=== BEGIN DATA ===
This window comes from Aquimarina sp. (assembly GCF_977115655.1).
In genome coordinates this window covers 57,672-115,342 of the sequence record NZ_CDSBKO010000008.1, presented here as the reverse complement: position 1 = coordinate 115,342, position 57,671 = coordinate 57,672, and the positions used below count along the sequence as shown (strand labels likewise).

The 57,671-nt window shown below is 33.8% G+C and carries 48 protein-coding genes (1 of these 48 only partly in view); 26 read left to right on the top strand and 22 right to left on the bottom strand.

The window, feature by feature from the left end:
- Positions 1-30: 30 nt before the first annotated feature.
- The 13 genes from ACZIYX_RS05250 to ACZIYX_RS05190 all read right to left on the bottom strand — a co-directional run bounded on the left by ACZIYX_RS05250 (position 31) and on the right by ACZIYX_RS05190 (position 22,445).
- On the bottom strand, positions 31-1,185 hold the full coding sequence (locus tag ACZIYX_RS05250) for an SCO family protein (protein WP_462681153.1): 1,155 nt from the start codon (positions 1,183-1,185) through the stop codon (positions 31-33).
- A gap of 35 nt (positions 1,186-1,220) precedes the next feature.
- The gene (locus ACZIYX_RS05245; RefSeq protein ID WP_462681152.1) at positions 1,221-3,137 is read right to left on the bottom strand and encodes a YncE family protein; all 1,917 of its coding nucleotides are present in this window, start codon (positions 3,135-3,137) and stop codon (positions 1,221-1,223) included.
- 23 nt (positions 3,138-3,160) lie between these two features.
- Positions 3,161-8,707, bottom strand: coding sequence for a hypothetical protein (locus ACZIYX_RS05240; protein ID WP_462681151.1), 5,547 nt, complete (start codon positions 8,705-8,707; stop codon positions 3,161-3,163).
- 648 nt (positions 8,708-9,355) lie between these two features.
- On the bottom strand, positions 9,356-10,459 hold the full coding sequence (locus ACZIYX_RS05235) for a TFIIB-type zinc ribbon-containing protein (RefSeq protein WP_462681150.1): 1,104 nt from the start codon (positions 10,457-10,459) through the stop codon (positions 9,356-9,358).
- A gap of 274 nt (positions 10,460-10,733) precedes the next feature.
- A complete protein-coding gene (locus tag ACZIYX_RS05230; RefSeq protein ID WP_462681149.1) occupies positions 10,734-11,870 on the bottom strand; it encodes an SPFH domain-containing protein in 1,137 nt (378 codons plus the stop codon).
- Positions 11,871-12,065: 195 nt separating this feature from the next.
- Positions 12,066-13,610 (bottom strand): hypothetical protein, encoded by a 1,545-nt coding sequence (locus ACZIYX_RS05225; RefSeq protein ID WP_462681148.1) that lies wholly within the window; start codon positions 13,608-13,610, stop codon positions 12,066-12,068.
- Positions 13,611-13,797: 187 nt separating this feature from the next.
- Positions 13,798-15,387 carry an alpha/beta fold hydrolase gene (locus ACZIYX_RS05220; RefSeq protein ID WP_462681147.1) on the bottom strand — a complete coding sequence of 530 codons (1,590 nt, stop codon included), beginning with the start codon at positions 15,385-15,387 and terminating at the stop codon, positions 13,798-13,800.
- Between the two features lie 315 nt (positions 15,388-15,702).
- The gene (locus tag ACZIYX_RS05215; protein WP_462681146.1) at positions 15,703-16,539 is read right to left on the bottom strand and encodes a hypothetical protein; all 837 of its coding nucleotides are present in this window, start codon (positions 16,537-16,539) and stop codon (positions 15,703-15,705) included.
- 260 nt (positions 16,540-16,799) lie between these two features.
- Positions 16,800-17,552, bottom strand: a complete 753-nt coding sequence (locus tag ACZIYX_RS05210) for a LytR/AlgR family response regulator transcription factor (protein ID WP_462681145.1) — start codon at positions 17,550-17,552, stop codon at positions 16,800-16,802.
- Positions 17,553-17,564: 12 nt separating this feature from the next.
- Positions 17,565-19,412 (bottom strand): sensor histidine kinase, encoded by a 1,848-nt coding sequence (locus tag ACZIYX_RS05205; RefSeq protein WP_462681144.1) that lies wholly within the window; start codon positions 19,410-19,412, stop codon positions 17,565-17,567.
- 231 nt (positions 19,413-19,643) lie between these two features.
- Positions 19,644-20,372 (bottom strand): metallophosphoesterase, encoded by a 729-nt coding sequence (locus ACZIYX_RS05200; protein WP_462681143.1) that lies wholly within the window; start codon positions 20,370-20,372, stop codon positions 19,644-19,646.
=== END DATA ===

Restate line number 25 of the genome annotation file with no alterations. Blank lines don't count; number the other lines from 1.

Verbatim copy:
- Positions 17,565-19,412 (bottom strand): sensor histidine kinase, encoded by a 1,848-nt coding sequence (locus tag ACZIYX_RS05205; RefSeq protein WP_462681144.1) that lies wholly within the window; start codon positions 19,410-19,412, stop codon positions 17,565-17,567.